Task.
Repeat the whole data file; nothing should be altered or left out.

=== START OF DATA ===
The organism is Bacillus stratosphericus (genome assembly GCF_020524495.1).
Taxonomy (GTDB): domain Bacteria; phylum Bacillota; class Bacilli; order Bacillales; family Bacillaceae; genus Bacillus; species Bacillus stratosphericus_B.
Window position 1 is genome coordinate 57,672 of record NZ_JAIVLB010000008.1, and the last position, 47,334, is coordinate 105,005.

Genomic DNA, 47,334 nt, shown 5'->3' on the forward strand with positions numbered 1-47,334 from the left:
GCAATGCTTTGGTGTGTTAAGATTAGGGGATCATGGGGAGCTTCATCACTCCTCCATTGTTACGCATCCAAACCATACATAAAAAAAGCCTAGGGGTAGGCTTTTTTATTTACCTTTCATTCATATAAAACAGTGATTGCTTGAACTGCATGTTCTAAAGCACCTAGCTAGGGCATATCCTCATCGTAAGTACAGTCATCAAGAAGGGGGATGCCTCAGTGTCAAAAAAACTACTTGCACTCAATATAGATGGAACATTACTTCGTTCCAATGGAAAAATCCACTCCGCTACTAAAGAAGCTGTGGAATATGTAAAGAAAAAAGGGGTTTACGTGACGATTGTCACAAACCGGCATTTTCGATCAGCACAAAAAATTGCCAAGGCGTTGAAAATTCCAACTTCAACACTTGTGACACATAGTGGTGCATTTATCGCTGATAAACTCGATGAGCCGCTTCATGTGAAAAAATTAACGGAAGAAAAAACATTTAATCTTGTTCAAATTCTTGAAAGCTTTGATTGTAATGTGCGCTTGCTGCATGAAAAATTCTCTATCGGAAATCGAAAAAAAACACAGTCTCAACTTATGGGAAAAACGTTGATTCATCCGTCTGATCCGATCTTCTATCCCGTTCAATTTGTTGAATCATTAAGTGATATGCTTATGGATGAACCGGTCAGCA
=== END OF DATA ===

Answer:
The organism is Bacillus stratosphericus (genome assembly GCF_020524495.1).
Taxonomy (GTDB): domain Bacteria; phylum Bacillota; class Bacilli; order Bacillales; family Bacillaceae; genus Bacillus; species Bacillus stratosphericus_B.
Window position 1 is genome coordinate 57,672 of record NZ_JAIVLB010000008.1, and the last position, 47,334, is coordinate 105,005.

Genomic DNA, 47,334 nt, shown 5'->3' on the forward strand with positions numbered 1-47,334 from the left:
GCAATGCTTTGGTGTGTTAAGATTAGGGGATCATGGGGAGCTTCATCACTCCTCCATTGTTACGCATCCAAACCATACATAAAAAAAGCCTAGGGGTAGGCTTTTTTATTTACCTTTCATTCATATAAAACAGTGATTGCTTGAACTGCATGTTCTAAAGCACCTAGCTAGGGCATATCCTCATCGTAAGTACAGTCATCAAGAAGGGGGATGCCTCAGTGTCAAAAAAACTACTTGCACTCAATATAGATGGAACATTACTTCGTTCCAATGGAAAAATCCACTCCGCTACTAAAGAAGCTGTGGAATATGTAAAGAAAAAAGGGGTTTACGTGACGATTGTCACAAACCGGCATTTTCGATCAGCACAAAAAATTGCCAAGGCGTTGAAAATTCCAACTTCAACACTTGTGACACATAGTGGTGCATTTATCGCTGATAAACTCGATGAGCCGCTTCATGTGAAAAAATTAACGGAAGAAAAAACATTTAATCTTGTTCAAATTCTTGAAAGCTTTGATTGTAATGTGCGCTTGCTGCATGAAAAATTCTCTATCGGAAATCGAAAAAAAACACAGTCTCAACTTATGGGAAAAACGTTGATTCATCCGTCTGATCCGATCTTCTATCCCGTTCAATTTGTTGAATCATTAAGTGATATGCTTATGGATGAACCGGTCAGCA